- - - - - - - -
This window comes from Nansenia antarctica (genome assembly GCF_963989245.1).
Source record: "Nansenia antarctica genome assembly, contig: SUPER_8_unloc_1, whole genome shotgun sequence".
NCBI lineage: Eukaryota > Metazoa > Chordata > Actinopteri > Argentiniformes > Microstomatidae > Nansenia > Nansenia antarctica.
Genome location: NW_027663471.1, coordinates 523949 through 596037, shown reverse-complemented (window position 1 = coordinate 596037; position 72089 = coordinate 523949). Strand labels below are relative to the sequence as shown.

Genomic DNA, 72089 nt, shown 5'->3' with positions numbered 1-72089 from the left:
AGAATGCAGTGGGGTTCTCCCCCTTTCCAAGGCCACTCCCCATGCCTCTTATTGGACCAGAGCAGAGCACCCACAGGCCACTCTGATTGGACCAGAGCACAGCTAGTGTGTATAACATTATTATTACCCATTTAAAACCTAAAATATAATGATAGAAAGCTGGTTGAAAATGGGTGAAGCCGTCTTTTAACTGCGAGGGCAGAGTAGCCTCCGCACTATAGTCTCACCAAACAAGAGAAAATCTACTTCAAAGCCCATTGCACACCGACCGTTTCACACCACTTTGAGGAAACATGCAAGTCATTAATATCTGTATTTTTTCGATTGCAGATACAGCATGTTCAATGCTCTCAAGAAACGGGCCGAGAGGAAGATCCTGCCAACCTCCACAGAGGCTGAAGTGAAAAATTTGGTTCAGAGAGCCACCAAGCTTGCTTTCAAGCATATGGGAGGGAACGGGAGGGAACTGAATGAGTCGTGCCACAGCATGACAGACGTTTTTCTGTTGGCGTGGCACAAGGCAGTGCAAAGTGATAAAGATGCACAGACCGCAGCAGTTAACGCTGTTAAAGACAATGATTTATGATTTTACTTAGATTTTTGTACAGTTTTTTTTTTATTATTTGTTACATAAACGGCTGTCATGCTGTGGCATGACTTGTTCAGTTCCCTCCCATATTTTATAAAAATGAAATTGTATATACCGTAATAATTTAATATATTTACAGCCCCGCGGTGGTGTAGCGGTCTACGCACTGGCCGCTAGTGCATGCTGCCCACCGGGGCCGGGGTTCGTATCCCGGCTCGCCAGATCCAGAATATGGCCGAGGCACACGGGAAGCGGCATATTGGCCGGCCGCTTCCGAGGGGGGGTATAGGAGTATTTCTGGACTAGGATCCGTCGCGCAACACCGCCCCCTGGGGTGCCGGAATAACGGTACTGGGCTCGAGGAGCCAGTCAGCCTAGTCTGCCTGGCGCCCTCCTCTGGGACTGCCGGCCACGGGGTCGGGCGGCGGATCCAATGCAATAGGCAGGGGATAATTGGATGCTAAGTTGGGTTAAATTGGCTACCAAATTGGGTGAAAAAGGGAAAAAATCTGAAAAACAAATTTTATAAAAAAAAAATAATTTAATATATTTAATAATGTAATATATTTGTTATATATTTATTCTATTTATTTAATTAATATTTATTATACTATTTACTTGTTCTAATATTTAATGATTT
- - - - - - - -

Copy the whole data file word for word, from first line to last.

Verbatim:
This window comes from Nansenia antarctica (genome assembly GCF_963989245.1).
Source record: "Nansenia antarctica genome assembly, contig: SUPER_8_unloc_1, whole genome shotgun sequence".
NCBI lineage: Eukaryota > Metazoa > Chordata > Actinopteri > Argentiniformes > Microstomatidae > Nansenia > Nansenia antarctica.
Genome location: NW_027663471.1, coordinates 523949 through 596037, shown reverse-complemented (window position 1 = coordinate 596037; position 72089 = coordinate 523949). Strand labels below are relative to the sequence as shown.

Genomic DNA, 72089 nt, shown 5'->3' with positions numbered 1-72089 from the left:
AGAATGCAGTGGGGTTCTCCCCCTTTCCAAGGCCACTCCCCATGCCTCTTATTGGACCAGAGCAGAGCACCCACAGGCCACTCTGATTGGACCAGAGCACAGCTAGTGTGTATAACATTATTATTACCCATTTAAAACCTAAAATATAATGATAGAAAGCTGGTTGAAAATGGGTGAAGCCGTCTTTTAACTGCGAGGGCAGAGTAGCCTCCGCACTATAGTCTCACCAAACAAGAGAAAATCTACTTCAAAGCCCATTGCACACCGACCGTTTCACACCACTTTGAGGAAACATGCAAGTCATTAATATCTGTATTTTTTCGATTGCAGATACAGCATGTTCAATGCTCTCAAGAAACGGGCCGAGAGGAAGATCCTGCCAACCTCCACAGAGGCTGAAGTGAAAAATTTGGTTCAGAGAGCCACCAAGCTTGCTTTCAAGCATATGGGAGGGAACGGGAGGGAACTGAATGAGTCGTGCCACAGCATGACAGACGTTTTTCTGTTGGCGTGGCACAAGGCAGTGCAAAGTGATAAAGATGCACAGACCGCAGCAGTTAACGCTGTTAAAGACAATGATTTATGATTTTACTTAGATTTTTGTACAGTTTTTTTTTTATTATTTGTTACATAAACGGCTGTCATGCTGTGGCATGACTTGTTCAGTTCCCTCCCATATTTTATAAAAATGAAATTGTATATACCGTAATAATTTAATATATTTACAGCCCCGCGGTGGTGTAGCGGTCTACGCACTGGCCGCTAGTGCATGCTGCCCACCGGGGCCGGGGTTCGTATCCCGGCTCGCCAGATCCAGAATATGGCCGAGGCACACGGGAAGCGGCATATTGGCCGGCCGCTTCCGAGGGGGGGTATAGGAGTATTTCTGGACTAGGATCCGTCGCGCAACACCGCCCCCTGGGGTGCCGGAATAACGGTACTGGGCTCGAGGAGCCAGTCAGCCTAGTCTGCCTGGCGCCCTCCTCTGGGACTGCCGGCCACGGGGTCGGGCGGCGGATCCAATGCAATAGGCAGGGGATAATTGGATGCTAAGTTGGGTTAAATTGGCTACCAAATTGGGTGAAAAAGGGAAAAAATCTGAAAAACAAATTTTATAAAAAAAAAATAATTTAATATATTTAATAATGTAATATATTTGTTATATATTTATTCTATTTATTTAATTAATATTTATTATACTATTTACTTGTTCTAATATTTAATGATTT